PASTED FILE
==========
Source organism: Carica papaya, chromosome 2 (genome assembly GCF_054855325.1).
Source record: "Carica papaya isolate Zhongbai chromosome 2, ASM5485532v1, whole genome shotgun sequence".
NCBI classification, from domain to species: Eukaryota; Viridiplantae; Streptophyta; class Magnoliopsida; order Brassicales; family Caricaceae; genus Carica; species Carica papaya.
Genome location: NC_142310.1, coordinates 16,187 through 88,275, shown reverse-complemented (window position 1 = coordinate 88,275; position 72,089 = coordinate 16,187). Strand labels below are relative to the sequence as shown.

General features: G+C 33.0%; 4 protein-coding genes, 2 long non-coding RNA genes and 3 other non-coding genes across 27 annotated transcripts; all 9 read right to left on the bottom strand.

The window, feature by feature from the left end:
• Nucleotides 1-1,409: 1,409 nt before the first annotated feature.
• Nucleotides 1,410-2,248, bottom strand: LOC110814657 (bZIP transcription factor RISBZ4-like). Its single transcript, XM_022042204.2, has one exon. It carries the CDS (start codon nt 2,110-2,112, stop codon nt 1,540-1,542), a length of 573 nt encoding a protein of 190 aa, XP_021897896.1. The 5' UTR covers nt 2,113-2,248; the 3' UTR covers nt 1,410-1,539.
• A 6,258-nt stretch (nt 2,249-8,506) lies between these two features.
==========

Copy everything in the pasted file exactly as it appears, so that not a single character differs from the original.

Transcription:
Source organism: Carica papaya, chromosome 2 (genome assembly GCF_054855325.1).
Source record: "Carica papaya isolate Zhongbai chromosome 2, ASM5485532v1, whole genome shotgun sequence".
NCBI classification, from domain to species: Eukaryota; Viridiplantae; Streptophyta; class Magnoliopsida; order Brassicales; family Caricaceae; genus Carica; species Carica papaya.
Genome location: NC_142310.1, coordinates 16,187 through 88,275, shown reverse-complemented (window position 1 = coordinate 88,275; position 72,089 = coordinate 16,187). Strand labels below are relative to the sequence as shown.

General features: G+C 33.0%; 4 protein-coding genes, 2 long non-coding RNA genes and 3 other non-coding genes across 27 annotated transcripts; all 9 read right to left on the bottom strand.

The window, feature by feature from the left end:
• Nucleotides 1-1,409: 1,409 nt before the first annotated feature.
• Nucleotides 1,410-2,248, bottom strand: LOC110814657 (bZIP transcription factor RISBZ4-like). Its single transcript, XM_022042204.2, has one exon. It carries the CDS (start codon nt 2,110-2,112, stop codon nt 1,540-1,542), a length of 573 nt encoding a protein of 190 aa, XP_021897896.1. The 5' UTR covers nt 2,113-2,248; the 3' UTR covers nt 1,410-1,539.
• A 6,258-nt stretch (nt 2,249-8,506) lies between these two features.